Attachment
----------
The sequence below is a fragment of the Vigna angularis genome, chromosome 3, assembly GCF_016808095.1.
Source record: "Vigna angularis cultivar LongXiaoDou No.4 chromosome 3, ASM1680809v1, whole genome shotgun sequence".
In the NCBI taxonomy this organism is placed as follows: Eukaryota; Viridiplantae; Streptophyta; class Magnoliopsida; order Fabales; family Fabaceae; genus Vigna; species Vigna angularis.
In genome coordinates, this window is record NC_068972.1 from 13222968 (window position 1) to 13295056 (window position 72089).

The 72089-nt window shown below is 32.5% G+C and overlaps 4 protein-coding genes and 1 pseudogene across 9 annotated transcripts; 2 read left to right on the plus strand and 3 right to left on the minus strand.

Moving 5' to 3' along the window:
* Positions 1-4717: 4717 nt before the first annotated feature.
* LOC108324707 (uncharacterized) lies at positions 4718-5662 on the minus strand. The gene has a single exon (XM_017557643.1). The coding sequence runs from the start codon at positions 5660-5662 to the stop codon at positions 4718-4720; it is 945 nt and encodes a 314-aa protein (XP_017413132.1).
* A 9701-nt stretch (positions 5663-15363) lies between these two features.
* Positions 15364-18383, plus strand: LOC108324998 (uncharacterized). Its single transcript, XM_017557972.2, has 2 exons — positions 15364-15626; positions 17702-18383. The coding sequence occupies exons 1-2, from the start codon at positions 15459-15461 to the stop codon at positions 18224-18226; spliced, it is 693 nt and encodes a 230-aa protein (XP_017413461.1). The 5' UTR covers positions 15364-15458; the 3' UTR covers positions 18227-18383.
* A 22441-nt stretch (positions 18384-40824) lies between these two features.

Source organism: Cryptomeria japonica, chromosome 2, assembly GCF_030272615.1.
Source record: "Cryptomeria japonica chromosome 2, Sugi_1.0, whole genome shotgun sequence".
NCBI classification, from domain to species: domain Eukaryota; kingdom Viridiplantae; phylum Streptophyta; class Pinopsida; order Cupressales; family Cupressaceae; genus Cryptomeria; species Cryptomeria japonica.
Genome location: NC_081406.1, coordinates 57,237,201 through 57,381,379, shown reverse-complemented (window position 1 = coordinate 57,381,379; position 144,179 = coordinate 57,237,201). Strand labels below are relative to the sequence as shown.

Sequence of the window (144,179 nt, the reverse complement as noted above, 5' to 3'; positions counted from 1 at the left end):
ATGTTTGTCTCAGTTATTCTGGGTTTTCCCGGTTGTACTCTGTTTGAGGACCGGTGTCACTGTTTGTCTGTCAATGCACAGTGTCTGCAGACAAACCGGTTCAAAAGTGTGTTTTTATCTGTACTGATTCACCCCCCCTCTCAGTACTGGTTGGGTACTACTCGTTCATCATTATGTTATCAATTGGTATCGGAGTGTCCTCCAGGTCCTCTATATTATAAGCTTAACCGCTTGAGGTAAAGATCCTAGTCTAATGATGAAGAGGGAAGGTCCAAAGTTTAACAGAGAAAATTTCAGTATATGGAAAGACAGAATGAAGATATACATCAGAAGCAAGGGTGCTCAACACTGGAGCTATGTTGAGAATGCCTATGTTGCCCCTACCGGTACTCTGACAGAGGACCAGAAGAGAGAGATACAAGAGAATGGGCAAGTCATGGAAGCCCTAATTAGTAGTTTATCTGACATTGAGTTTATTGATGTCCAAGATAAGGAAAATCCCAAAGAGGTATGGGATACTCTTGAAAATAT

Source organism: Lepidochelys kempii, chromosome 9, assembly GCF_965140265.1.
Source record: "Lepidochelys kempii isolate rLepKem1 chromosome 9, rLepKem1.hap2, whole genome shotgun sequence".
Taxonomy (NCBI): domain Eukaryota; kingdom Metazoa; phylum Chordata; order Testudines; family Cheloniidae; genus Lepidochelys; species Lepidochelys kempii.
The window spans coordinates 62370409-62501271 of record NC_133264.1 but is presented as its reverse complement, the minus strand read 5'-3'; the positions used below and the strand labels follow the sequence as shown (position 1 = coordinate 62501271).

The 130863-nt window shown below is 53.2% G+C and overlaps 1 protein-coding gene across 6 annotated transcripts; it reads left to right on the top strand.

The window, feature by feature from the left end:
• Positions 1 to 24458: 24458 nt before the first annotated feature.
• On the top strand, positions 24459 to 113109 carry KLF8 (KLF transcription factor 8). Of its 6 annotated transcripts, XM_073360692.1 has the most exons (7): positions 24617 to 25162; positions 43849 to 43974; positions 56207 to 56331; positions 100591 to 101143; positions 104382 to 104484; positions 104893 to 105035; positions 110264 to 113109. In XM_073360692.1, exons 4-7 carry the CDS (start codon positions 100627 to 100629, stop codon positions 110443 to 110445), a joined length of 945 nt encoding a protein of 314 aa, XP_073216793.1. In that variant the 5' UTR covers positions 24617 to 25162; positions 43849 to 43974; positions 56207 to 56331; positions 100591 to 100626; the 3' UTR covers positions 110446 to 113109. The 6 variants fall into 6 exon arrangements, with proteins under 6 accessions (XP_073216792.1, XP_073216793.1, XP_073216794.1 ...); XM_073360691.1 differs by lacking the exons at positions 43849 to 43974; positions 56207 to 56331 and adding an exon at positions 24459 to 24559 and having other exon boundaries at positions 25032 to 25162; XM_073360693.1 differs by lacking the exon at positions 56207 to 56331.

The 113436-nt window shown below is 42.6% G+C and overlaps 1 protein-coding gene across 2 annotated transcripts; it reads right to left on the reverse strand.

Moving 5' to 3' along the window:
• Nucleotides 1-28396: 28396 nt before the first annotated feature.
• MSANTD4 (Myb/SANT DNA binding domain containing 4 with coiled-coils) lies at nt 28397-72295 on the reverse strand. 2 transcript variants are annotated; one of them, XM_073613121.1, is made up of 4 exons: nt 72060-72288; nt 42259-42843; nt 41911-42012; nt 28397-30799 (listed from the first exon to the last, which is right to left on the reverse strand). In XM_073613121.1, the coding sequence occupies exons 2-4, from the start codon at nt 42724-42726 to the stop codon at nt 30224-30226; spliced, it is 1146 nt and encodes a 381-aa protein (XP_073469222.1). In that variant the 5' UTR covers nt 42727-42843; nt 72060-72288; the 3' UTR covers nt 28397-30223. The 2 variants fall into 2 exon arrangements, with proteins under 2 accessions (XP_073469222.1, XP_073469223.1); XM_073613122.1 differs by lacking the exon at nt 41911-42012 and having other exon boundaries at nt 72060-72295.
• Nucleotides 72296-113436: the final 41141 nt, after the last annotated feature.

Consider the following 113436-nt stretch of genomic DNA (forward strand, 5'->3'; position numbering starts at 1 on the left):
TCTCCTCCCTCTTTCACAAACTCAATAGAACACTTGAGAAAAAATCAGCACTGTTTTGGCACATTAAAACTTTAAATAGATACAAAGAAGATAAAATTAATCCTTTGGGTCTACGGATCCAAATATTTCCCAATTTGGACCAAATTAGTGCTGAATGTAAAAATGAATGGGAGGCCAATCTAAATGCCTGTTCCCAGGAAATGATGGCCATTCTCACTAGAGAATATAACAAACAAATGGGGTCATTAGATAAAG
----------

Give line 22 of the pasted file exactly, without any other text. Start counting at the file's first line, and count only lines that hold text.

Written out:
The 130863-nt window shown below is 53.2% G+C and overlaps 1 protein-coding gene across 6 annotated transcripts; it reads left to right on the top strand.